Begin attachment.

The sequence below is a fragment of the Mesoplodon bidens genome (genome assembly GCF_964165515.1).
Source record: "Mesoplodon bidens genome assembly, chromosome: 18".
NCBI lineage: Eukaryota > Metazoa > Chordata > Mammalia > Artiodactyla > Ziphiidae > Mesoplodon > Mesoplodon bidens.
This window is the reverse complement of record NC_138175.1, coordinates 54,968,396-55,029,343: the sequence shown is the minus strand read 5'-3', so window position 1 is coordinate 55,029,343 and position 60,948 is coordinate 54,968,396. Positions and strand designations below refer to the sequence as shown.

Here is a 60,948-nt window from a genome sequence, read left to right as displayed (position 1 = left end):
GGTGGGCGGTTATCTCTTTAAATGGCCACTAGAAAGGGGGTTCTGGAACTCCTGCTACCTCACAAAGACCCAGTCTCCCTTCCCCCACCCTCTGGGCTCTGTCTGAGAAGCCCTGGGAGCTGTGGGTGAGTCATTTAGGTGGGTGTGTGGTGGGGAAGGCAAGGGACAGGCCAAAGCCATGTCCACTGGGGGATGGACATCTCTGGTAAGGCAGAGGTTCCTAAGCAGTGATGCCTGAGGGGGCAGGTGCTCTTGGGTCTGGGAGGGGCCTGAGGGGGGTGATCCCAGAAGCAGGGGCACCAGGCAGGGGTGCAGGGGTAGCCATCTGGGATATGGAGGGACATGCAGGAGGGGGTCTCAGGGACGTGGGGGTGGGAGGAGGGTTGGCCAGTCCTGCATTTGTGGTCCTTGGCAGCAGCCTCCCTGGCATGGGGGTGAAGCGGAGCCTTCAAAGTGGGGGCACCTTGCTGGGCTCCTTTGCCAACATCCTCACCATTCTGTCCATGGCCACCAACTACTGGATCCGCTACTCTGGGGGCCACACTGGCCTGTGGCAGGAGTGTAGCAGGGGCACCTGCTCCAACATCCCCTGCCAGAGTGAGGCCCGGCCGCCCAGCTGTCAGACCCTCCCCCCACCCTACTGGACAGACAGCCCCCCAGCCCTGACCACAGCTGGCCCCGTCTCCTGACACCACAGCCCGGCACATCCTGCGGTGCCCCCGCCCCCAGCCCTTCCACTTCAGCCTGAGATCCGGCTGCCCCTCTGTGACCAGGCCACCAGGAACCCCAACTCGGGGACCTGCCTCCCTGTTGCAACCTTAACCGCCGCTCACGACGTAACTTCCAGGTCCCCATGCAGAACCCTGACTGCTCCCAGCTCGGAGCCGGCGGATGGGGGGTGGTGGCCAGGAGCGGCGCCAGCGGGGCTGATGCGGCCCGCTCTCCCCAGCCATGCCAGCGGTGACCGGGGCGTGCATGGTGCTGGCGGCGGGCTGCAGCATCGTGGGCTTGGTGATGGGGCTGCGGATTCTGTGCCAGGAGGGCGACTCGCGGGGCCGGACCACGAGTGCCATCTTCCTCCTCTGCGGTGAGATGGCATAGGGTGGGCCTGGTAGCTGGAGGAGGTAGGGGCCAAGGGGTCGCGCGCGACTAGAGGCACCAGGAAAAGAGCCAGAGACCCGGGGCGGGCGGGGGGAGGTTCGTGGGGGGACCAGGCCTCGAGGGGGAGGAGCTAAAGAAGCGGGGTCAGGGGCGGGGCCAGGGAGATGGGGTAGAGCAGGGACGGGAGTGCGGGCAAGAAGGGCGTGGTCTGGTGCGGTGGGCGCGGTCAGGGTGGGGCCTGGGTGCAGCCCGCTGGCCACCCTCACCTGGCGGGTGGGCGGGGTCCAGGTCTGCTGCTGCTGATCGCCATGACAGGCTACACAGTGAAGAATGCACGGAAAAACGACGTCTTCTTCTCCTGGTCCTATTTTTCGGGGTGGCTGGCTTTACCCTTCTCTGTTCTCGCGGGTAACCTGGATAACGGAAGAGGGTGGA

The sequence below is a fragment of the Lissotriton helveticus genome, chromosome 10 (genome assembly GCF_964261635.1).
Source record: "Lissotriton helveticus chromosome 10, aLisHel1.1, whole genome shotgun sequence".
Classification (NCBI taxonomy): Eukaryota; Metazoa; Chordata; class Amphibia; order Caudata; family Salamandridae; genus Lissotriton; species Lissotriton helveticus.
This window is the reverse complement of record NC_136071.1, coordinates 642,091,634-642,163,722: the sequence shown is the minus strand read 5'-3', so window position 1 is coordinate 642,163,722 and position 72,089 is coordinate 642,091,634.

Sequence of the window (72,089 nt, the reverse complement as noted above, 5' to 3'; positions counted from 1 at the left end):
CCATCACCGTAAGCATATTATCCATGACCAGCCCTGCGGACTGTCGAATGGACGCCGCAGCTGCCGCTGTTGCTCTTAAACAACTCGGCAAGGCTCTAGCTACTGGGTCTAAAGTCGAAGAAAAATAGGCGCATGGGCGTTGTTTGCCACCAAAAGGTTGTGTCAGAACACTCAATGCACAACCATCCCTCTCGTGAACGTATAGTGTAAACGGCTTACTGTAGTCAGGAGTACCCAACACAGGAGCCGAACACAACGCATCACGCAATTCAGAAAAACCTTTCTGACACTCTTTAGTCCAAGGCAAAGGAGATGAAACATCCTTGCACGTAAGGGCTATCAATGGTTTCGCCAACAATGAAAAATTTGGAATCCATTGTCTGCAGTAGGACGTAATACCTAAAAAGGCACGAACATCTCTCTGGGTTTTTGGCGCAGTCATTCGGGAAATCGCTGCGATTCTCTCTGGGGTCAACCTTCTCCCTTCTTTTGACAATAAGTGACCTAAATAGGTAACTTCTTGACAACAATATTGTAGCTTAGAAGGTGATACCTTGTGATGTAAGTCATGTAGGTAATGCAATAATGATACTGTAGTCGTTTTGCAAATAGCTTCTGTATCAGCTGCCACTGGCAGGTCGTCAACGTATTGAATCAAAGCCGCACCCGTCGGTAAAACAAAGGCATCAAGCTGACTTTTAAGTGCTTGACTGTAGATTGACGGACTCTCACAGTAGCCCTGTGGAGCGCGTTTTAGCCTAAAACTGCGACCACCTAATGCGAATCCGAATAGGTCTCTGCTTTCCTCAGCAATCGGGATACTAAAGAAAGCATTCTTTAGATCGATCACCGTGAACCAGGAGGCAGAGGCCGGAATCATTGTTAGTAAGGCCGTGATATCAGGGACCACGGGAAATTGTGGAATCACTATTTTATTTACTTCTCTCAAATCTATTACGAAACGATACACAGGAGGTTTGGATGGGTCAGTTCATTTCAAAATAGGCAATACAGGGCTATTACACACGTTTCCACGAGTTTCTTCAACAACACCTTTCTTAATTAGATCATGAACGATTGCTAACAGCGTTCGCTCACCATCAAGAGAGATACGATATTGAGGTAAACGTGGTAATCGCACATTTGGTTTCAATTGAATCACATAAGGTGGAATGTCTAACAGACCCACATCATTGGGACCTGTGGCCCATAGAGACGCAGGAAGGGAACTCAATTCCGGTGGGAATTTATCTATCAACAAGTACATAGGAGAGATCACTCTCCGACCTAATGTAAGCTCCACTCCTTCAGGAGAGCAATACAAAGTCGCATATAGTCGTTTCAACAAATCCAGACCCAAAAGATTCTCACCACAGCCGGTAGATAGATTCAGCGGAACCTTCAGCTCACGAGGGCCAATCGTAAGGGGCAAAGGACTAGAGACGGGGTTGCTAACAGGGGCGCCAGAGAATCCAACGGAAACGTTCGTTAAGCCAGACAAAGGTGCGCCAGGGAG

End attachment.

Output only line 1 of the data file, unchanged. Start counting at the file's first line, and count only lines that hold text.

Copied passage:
The sequence below is a fragment of the Mesoplodon bidens genome (genome assembly GCF_964165515.1).